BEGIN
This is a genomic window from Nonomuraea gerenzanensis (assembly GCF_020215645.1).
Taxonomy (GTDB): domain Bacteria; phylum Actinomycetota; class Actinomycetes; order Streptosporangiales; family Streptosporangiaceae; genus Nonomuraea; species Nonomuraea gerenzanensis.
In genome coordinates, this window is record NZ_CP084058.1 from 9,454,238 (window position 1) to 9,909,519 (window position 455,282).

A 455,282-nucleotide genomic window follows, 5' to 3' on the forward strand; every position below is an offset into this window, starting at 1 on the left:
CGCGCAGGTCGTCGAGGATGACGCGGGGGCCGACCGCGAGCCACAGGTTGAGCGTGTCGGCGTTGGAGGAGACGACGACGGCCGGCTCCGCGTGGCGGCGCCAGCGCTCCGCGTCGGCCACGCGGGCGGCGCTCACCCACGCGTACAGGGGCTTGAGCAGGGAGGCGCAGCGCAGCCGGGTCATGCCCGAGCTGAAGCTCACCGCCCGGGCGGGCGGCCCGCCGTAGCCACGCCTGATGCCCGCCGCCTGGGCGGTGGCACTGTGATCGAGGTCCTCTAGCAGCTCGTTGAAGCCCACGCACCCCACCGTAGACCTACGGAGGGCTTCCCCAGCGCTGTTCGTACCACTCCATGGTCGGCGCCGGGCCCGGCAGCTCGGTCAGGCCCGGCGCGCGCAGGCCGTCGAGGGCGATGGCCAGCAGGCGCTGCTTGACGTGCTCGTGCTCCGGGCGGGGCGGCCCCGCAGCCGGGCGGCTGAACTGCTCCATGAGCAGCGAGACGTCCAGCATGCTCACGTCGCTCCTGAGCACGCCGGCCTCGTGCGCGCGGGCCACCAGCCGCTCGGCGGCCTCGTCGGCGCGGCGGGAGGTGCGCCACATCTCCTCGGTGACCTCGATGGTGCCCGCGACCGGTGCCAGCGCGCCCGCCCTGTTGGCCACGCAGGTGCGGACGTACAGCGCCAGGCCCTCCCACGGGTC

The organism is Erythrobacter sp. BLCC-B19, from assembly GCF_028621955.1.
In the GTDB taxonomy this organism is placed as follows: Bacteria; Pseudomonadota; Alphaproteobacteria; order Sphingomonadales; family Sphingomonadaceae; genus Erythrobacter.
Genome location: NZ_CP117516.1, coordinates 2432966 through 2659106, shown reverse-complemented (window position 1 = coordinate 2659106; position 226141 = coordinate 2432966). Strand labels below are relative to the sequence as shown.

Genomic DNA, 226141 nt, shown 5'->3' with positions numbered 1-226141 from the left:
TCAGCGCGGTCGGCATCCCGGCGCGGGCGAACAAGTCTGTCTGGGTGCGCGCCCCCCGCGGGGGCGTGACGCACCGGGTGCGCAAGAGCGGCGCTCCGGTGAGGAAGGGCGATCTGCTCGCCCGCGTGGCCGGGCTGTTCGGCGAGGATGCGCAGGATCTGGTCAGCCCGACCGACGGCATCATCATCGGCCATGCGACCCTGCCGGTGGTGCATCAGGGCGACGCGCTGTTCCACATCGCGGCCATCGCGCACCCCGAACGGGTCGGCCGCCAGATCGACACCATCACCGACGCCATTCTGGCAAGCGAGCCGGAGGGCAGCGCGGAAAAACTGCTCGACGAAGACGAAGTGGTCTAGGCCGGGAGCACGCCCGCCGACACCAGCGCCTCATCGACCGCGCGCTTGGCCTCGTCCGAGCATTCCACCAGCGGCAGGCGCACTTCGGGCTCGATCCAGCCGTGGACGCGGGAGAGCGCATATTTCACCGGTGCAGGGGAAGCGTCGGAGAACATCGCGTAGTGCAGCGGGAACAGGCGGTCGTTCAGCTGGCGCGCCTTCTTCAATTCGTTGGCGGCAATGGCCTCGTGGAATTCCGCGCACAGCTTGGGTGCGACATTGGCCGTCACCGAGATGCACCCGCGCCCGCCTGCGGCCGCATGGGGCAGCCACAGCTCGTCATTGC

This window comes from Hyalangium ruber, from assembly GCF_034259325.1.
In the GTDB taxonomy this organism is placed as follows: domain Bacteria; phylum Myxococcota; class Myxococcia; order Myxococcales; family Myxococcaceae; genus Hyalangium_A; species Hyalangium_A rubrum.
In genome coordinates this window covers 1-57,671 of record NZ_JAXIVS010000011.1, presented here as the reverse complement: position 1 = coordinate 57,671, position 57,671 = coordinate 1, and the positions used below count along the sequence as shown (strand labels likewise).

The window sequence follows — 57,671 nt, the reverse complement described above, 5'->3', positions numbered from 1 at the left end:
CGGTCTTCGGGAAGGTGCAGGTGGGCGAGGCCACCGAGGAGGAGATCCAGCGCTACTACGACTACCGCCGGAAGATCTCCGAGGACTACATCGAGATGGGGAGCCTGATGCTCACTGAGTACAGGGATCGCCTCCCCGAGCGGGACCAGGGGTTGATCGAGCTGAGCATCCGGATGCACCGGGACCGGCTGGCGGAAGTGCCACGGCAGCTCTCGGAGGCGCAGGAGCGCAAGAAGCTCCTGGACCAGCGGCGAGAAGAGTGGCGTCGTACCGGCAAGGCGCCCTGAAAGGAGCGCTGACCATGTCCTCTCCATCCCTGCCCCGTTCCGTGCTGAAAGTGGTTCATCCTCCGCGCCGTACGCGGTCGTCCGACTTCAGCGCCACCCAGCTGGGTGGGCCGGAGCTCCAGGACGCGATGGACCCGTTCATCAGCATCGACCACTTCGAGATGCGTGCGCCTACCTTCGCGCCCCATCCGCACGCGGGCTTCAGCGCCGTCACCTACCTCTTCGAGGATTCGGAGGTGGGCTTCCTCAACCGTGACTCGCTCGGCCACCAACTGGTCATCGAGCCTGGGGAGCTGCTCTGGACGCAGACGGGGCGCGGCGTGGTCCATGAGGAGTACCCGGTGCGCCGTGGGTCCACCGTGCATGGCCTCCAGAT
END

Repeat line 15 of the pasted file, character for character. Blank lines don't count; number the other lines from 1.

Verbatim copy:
CGGTCTTCGGGAAGGTGCAGGTGGGCGAGGCCACCGAGGAGGAGATCCAGCGCTACTACGACTACCGCCGGAAGATCTCCGAGGACTACATCGAGATGGGGAGCCTGATGCTCACTGAGTACAGGGATCGCCTCCCCGAGCGGGACCAGGGGTTGATCGAGCTGAGCATCCGGATGCACCGGGACCGGCTGGCGGAAGTGCCACGGCAGCTCTCGGAGGCGCAGGAGCGCAAGAAGCTCCTGGACCAGCGGCGAGAAGAGTGGCGTCGTACCGGCAAGGCGCCCTGAAAGGAGCGCTGACCATGTCCTCTCCATCCCTGCCCCGTTCCGTGCTGAAAGTGGTTCATCCTCCGCGCCGTACGCGGTCGTCCGACTTCAGCGCCACCCAGCTGGGTGGGCCGGAGCTCCAGGACGCGATGGACCCGTTCATCAGCATCGACCACTTCGAGATGCGTGCGCCTACCTTCGCGCCCCATCCGCACGCGGGCTTCAGCGCCGTCACCTACCTCTTCGAGGATTCGGAGGTGGGCTTCCTCAACCGTGACTCGCTCGGCCACCAACTGGTCATCGAGCCTGGGGAGCTGCTCTGGACGCAGACGGGGCGCGGCGTGGTCCATGAGGAGTACCCGGTGCGCCGTGGGTCCACCGTGCATGGCCTCCAGAT